The Real Brock Lesnar

"The Next Big Thing" looks to live up to his WWE moniker in the UFC

Watching Brock Lesnar engage in no-contact sparring is like watching a polar bear perform an interpretive dance. At the Minnesota Mixed Martial Arts Academy in Brooklyn Center, his hulking, six-foot-three, 265-pound frame contorts and contracts as he lightly grapples with his sparring partner. Muscles ripple and flare through his gi, as if they're calling out, demanding to be put to more visceral use. He barely breaks a sweat, save for a few beads clinging to his ample brow.

There's no pummeling, tackling, or suplexes for Lesnar today. He's training in Brazilian Jiu-Jitsu—"the gentle art." The fighting style, popularized in America by Royce Gracie, who used it to beat much larger opponents in the first Ultimate Fighting Championship, eschews brute power in favor of technique and physical dexterity. The goal is not to knock out your opponent, but to force him to tap out and quit.

"I'm focusing on my submission game," says Lesnar. "And learning how to defend against arm locks and leg locks."

It's early December and the 30-year-old is deep into his training for his February 2 debut at UFC 81: Breaking Point. When Lesnar announced his entrance into the world of Mixed Martial Arts in August 2006, fans and industry insiders wondered: Could a former professional wrestler tough it out in the unchoreographed fury of the Octagon?

"We're talking about a former NCAA champion here," says Dave Meltzer, editor of the Wrestling Observer Newsletter. "Athletically, there's never been anything like him in the UFC. He could be a real superstar heavyweight."

Lesnar's career has followed a winding and turbulent path since his days as a dominating wrestler at the University of Minnesota. Upon graduation, the Webster, South Dakota, native signed with the World Wrestling Federation (later known as World Wrestling Entertainment). WWE chairman Vince McMahon fast-tracked the physically gifted Lesnar to superstardom, billing him as "The Next Big Thing." At 25, Lesnar became the youngest man ever to win the WWE heavyweight championship belt.

But Lesnar soon grew disenchanted with the gig and quit in March 2004. "I really disliked the travel," he says. "And I wanted to compete."

To that end, he signed on with the Minnesota Vikings the following season as a defensive lineman. But his lack of experience—he hadn't played football in nine years—coupled with a groin injury sustained in an April motorcycle accident, put a quick end to his NFL dreams. The Vikings cut Lesnar that November.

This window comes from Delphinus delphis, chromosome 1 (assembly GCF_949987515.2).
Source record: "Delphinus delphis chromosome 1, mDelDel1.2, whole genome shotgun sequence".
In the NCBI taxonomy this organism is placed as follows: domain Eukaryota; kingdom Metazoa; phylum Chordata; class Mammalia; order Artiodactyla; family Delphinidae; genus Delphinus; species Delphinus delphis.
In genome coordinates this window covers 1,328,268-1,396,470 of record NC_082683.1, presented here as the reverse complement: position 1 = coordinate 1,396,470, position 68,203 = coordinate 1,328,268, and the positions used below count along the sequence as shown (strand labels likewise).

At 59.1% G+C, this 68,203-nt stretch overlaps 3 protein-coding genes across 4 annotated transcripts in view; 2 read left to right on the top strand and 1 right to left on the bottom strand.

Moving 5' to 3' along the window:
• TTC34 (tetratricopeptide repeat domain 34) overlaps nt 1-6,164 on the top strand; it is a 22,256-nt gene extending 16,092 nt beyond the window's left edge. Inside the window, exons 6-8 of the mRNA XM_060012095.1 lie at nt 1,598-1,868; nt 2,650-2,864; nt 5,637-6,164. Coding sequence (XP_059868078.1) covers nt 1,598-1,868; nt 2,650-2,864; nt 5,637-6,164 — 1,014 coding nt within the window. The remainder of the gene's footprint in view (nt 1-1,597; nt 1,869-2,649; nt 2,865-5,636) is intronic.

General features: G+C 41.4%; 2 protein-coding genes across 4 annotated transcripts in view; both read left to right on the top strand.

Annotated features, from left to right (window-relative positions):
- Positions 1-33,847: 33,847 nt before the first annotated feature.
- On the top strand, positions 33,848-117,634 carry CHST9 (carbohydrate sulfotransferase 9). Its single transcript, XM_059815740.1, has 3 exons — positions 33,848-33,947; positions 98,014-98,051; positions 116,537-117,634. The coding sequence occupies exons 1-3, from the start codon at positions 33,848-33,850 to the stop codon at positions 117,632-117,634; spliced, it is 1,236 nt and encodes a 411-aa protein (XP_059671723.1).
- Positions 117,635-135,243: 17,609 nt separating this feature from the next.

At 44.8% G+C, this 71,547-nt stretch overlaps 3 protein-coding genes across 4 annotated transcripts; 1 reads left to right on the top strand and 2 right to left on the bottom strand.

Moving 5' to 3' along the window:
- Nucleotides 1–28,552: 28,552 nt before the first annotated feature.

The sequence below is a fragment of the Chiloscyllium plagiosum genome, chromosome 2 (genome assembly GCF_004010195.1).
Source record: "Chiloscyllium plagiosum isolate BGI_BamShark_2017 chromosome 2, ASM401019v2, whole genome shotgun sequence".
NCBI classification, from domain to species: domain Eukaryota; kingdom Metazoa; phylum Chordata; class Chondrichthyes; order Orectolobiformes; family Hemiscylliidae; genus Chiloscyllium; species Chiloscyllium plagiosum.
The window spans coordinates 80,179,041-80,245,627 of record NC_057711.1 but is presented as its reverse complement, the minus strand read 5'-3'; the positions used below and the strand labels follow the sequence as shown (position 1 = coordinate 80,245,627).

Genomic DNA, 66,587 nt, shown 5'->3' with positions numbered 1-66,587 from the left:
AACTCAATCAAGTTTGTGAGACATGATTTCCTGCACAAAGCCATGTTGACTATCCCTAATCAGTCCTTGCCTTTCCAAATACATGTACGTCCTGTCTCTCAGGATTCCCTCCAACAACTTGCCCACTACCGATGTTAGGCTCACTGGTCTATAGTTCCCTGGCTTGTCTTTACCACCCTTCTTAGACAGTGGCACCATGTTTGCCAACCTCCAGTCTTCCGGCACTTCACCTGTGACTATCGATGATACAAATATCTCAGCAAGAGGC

After a brief return to pro wrestling, this time abroad with New Japan Pro Wrestling, Lesnar turned his attention to the budding sport of Mixed Martial Arts. He began training with Marty Morgan, his assistant coach at the U of M.

"He transferred his wrestling skills into the martial arts realm extremely well," says Morgan, who put in 20 to 30 hours a week with Lesnar in preparation for the fight. "He came in with a really open mind and picks up everything very quick."

Looking to test his mettle from the outset, the UFC pitted Lesnar against Frank Mir, a six-foot-one, 240-pound submission artist best known for breaking brawny former UFC champion Tim Sylvia's forearm. Himself a former UFC champion, Mir was looking to revive his career after breaking his leg in a 2004 motorcycle accident.

While Lesnar looked strong in his MMA debut—he defeated Korean Min Soo Kim by submission in just one minute and nine seconds—the Mir fight promised to be a tougher challenge.

"Stylistically, I don't know if it's the right opponent: a new guy versus experienced former world champion," says Meltzer. "He's gotta watch out for Mir's submission game. I think [UFC president Dana White's] hope is that he goes in there and destroys Mir and turns out to be a heavyweight monster. There's great marketing potential for him if things go right."

THE LIGHTS DIM in the Mandalay Bay Events Center in Las Vegas, and a grimacing Lesnar emerges from the tunnel. Mötley Crüe's "Shout at the Devil" blasts from the PA system, but it can't drown out the chorus of boos that greets the interloper. Mir awaits in the Octagon, looking relaxed to the point of smugness.

At the opening bell, Lesnar wastes no time, shooting immediately for a takedown. He lands on top of Mir and starts dropping elbows and hammer fists. Mir looks like the victim of a mugging, struggling to defend himself.

But then referee Steve Mazzagatti steps in and calls a timeout. "You can't hit him in the back of the head," Mazzagatti admonishes Lesnar, docking him a point.

The fight resumes with Mir throwing a right body kick that leaves him off balance. Lesnar seizes the opportunity and rocks Mir with a right cross, sending him tumbling backward. Lesnar pounces on top of him, pummeling Mir with a meaty right fist.

Lesnar stands up and looms over Mir, looking for an opening, but the supine opponent isn't as helpless as he appears. Noticing Lesnar's exposed right leg, Mir grabs hold. Lesnar tries to leap away, but Mir has latched onto a death grip. He torques Lesnar's ankle and maneuvers into a knee bar.

Not wanting to have his leg broken, a frustrated Lesnar taps out. The fight is over.

As the frenzied crowd shouts for Mir, the camera cuts to an exasperated Lesnar, his hands on his knees. He looks stunned. Two years of training for a fight that lasts but one minute and 28 seconds.

Before he can catch his breath, he's standing in the middle of the Octagon with announcer Joe Rogan.

"No excuses," Lesnar says for the entire crowd to hear. "He's a top-notch Jiu-Jitsu fighter. He got me tonight. He's a better fighter."

"Is this the last we've seen of Brock Lesnar?" Rogan asks.

"Absolutely not," Lesnar says. "You win some, you lose some. I'd like to win 'em all, but you can't."

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